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Title: The nation-state form and the emergence of 'minorities' in French mandate Syria, 1919-1939
Author: White, Benjamin
ISNI:       0000 0000 9706 641X
Awarding Body: University of Oxford
Current Institution: University of Oxford
Date of Award: 2009
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(i): The first part of this thesis questions the concept of ‘minority’, and the way it has been used to analyze French imperial policy in Syria (‘divide and rule’). Chapter 1 traces the concept’s emergence, showing that it is not self-evidently valid but rather depends on a set of wider social and political circumstances related to the existence of modern nation-states: the minorities of modern Syria cannot be mapped directly back onto the Ottoman millets or religious communities. Chapter 2 examines the term’s application in Syria between the wars: French imperial policy emphasised divisions in Syrian society, but the term ‘minority’ was only systematically attached to these divisions from the 1930s. The concept’s spread in Syria reflects its growing importance in international public discourse worldwide, as the nation-state became the standard state form after World War One. The second part of the thesis uses case studies of particular themes to show how the emergence of minorities illuminates processes of state-formation that have shaped the modern world. Chapters 3 and 4, on the question of ‘separatism’ and the definition of modern Syria’s northern border, examine the spread of effective state authority across a ‘national’ territory. This process bound culturally-divergent populations more tightly into the fabric of a centrally-controlled state, thereby constituting them as ‘minorities’. Chapter 5 examines the debate about a Franco-Syrian treaty leading to Syrian independence, showing that this made the recently-established body of international law on ‘minorities’ in newly-independent states applicable to Syria: the term only became widespread in Syria at this time. Chapter 6 looks at French efforts to reform personal status law in the later 1930s, when the restructuring, on religious lines, of the institutional relationship between the Syrian state and its population created a new uniformity within communities at the national level (one condition for their developing the sense of being ‘minorities’). It also sparked opposition from groups now claiming to represent the ‘majority’. Other Syrians, though, understood their society in different terms.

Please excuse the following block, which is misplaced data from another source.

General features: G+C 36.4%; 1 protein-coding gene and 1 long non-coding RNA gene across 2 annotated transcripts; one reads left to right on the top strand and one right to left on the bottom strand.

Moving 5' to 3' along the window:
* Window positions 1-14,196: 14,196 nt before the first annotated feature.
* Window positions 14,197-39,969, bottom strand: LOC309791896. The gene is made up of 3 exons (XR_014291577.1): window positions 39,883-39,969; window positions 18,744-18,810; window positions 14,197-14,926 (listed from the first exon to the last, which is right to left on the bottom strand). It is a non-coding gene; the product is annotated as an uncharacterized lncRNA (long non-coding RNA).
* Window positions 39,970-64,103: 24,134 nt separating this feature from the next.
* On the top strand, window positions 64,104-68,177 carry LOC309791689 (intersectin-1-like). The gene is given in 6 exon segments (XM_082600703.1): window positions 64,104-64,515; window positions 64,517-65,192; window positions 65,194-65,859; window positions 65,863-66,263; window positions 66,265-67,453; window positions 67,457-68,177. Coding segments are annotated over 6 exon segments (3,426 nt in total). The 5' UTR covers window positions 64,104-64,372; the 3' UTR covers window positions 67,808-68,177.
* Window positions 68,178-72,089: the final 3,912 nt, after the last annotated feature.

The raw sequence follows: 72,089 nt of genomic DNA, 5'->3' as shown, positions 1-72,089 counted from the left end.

Supervisor: Rogan, Eugene Sponsor: Carnegie Trust for the Universities of Scotland
Qualification Name: Thesis (Ph.D.) Qualification Level: Doctoral
EThOS ID:  DOI: Not available
Keywords: International, imperial and global history ; History ; Syria ; French Mandate ; minorities ; imperialism